Cosulich Line

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Cosulich Line
IndustryShipping
Founded1857
HeadquartersTrieste, Italy

The Cosulich Line, formally the Cosulich Societa Triestina di Navigazione, is a steamship line that was based in Trieste, Italy. The company had been founded in 1889 by Antonio F. Cosulich’s son as a family business. In 1903 as Unione Austriaca di Navigazione, more commonly called the Austro-American or Austro-Americana Line, when Trieste was under the rule of Austria-Hungary. After the first World War, the company became an Italian-based shipping company. In 1932 the company was forced to merge with the Lloyd Sabaudo and the Navigazione Generale Italiana, to form the Italian Line.

History[edit]

Austro-Americana Line, Fratelli Cosulich, 1909

In 1857 Captain Antonio F. Cosulich launched the family business with the 500-tonne ship Fides[1] built-in Cherso, a Kavner Island of Istria. [2] The company's first four ships were purchased from England in the year it was founded. The first voyages took place every six weeks and went from Trieste to Mobile, Brunswick, Charleston, Wilmington, and Newport News, as well as to other ports on the East Coast as required. Since business was good, three more used ships were bought in 1897 and four in 1898.[3] In 1901 was a turning point for the shipping business As a result of the global economic crisis of 1901-1902, some of the ships had to be sold again. In 1902, William Burell left the company and sold his shares to the Cosulich brothers. The share capital was increased, 14 ships were taken over from the Cosulich shipping company and in 1903 the company was renamed Unione Austriaca di Navigazione già Austro-Americana e Fratelli Cosulich Società Anonima or the Austro-American line.[4]

Unione Austriaca di Navigazione was founded in Trieste in 1903 by Fratelli Cosulich. The Cosulich family originated from the island of Lussino (today Lošinj, Croatia) now operating as the Austro-American Line, ships of the company carried passengers from Trieste to Messina, Naples, Palermo, and New York.[1] Service to South American ports and New Orleans began in 1907 (though the New Orleans service was quickly discontinued).

SS Martha Washington, one of the ships of the Austro-American line

In 1904 the company had 19 ships. In the same year, passengers were also transported for the first time, since many people emigrated to the United States at that time, and a profitable business area was therefore offered. Here you could also divert customers from the two North German competitors Norddeutscher Lloyd and Hamburg America Line.[3] With the entry into the passenger business, however, one also reacted to the agreement with the English Cunard line with the Hungarian government, which planned to take over the Hungarian emigrant traffic.[3] Cosulich made arrangements with the Canadian Pacific Steamship Company for service from Trieste to Canada which proved to be uneconomical and was canceled after six voyages. At the outbreak of World War I, passenger services ceased.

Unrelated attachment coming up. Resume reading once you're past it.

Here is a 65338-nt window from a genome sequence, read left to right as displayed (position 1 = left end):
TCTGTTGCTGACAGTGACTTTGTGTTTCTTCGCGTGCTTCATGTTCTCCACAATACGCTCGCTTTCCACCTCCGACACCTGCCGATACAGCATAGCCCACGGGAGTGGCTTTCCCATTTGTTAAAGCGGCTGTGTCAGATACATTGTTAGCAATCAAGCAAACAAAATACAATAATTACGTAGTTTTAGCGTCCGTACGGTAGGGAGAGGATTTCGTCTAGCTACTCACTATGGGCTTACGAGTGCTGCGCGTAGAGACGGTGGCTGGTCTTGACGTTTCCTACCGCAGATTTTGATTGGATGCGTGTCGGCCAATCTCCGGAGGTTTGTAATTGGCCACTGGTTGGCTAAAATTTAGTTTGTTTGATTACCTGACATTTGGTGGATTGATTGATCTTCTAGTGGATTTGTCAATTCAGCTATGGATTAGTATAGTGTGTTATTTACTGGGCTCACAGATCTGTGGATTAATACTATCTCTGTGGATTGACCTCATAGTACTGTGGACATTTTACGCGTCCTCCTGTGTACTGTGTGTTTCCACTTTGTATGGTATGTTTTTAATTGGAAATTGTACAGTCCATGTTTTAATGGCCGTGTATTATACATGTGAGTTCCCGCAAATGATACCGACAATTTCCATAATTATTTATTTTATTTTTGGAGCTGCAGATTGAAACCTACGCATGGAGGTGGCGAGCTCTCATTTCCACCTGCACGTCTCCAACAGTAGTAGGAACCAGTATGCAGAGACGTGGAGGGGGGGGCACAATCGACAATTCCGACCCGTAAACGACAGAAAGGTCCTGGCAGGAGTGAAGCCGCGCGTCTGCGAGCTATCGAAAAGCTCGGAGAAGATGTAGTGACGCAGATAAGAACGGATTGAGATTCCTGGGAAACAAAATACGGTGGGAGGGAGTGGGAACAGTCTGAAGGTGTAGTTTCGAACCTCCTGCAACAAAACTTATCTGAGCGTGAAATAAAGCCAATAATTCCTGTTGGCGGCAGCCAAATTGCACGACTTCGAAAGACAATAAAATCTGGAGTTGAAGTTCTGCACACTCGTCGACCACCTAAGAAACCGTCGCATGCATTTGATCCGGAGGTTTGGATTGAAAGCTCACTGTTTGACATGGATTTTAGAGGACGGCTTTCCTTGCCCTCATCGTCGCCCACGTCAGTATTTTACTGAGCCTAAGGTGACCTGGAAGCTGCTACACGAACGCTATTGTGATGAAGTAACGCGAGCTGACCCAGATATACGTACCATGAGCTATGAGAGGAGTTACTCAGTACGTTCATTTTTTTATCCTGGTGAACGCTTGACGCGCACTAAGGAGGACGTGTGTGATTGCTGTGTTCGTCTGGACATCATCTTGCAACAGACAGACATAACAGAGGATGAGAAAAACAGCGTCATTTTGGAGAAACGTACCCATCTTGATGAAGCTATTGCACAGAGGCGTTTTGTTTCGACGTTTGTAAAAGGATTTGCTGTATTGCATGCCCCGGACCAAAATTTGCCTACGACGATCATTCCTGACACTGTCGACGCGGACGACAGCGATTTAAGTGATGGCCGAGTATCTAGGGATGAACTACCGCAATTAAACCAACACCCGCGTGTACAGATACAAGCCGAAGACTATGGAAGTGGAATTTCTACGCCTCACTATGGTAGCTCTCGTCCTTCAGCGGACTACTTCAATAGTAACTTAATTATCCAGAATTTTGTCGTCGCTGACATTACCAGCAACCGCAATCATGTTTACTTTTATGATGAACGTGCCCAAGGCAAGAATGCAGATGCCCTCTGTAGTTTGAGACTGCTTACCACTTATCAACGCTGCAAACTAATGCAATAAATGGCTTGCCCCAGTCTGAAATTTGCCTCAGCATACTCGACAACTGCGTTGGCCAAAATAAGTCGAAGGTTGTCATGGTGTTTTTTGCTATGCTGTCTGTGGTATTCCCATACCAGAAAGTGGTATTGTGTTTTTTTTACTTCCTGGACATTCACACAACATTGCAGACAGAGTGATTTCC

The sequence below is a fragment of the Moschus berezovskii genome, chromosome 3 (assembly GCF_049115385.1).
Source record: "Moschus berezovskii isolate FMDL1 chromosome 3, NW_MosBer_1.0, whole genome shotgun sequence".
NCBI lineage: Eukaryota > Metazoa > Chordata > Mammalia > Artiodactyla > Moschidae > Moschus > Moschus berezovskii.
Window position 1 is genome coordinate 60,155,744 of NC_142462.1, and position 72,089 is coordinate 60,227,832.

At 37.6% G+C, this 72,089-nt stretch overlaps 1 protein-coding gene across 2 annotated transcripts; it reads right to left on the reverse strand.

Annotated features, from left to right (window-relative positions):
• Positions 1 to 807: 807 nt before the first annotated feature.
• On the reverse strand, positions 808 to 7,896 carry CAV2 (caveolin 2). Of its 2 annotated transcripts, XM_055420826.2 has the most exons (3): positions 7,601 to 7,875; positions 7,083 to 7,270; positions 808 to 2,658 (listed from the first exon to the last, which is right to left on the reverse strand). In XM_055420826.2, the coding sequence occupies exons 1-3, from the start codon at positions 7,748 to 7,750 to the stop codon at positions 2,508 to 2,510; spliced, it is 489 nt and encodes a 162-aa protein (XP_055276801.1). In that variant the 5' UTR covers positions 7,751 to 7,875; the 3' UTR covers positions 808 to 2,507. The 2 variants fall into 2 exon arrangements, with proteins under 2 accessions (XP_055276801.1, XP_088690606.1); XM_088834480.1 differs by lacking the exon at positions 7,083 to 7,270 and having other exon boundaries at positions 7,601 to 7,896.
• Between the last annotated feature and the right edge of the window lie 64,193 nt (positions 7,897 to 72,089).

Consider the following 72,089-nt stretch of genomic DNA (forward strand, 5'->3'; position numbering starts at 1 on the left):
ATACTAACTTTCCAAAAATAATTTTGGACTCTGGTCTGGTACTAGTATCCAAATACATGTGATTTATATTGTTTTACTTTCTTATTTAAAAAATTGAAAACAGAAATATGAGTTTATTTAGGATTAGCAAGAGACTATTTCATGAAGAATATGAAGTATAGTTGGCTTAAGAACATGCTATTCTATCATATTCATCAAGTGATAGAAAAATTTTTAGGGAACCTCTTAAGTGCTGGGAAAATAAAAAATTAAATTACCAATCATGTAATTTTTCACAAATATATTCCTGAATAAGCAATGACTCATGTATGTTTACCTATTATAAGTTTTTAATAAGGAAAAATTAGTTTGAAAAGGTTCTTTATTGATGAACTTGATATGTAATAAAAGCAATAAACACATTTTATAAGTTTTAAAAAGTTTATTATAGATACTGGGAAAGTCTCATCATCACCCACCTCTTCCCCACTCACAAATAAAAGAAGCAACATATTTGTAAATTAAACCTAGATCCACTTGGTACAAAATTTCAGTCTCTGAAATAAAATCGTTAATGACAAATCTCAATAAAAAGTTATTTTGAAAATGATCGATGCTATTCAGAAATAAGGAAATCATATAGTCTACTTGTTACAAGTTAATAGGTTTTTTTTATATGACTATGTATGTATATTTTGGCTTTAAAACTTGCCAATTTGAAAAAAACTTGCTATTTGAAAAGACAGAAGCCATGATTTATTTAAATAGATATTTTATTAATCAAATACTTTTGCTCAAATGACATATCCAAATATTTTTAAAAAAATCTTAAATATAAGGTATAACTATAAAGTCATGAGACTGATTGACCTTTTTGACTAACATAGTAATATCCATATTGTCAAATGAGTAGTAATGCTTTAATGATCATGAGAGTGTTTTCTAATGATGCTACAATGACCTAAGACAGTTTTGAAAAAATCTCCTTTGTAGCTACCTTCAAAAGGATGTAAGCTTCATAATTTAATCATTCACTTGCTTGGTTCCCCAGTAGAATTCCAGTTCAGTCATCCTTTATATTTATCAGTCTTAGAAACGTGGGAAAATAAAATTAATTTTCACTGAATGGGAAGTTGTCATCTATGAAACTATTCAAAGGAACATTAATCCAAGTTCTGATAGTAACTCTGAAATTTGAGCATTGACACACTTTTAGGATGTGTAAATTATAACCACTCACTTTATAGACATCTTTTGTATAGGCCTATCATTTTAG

After the Armistice, Trieste came under the rule of Italy. Reorganized as an Italian company under the name Cosulich Societa Triestina di Navigazione, or Cosulich STN, the line, now sailing under the Cosulich Line name, resumed service from Mediterranean ports to New York and South America. In 1932, the Cosulich Line and fellow Italian passenger companies Lloyd Sabaudo and Navigazione Generale Italiana were merged into the state-owned Italia Flotte Riunite (English: United Fleets Italy), or ITALIA, though Cosulich was able to maintain its management from Trieste. When ITALIA was liquidated in 1937, Cosulich was absorbed into the replacement Italia Societa Anonima di Navigazione, or Italian Line.[4]

The company exists today as the Fratelli Cosulich Group, still a shipowner and based in Trieste.

See also[edit]

References[edit]

Citations[edit]

  1. ^ a b https://www.cosulich.com/history Cosulich
  2. ^ https://maritime-union.com/company/fratelli-cosulich-spa Maritime Union
  3. ^ a b c "Cosulich Line - Italian Liners Historical Society".
  4. ^ a b "Unione Austriaca (Austro-Americana) / Cosulich Line". 2008-05-03. Archived from the original on 2011-10-01. Retrieved 2008-06-23.

Bibliography[edit]

External links[edit]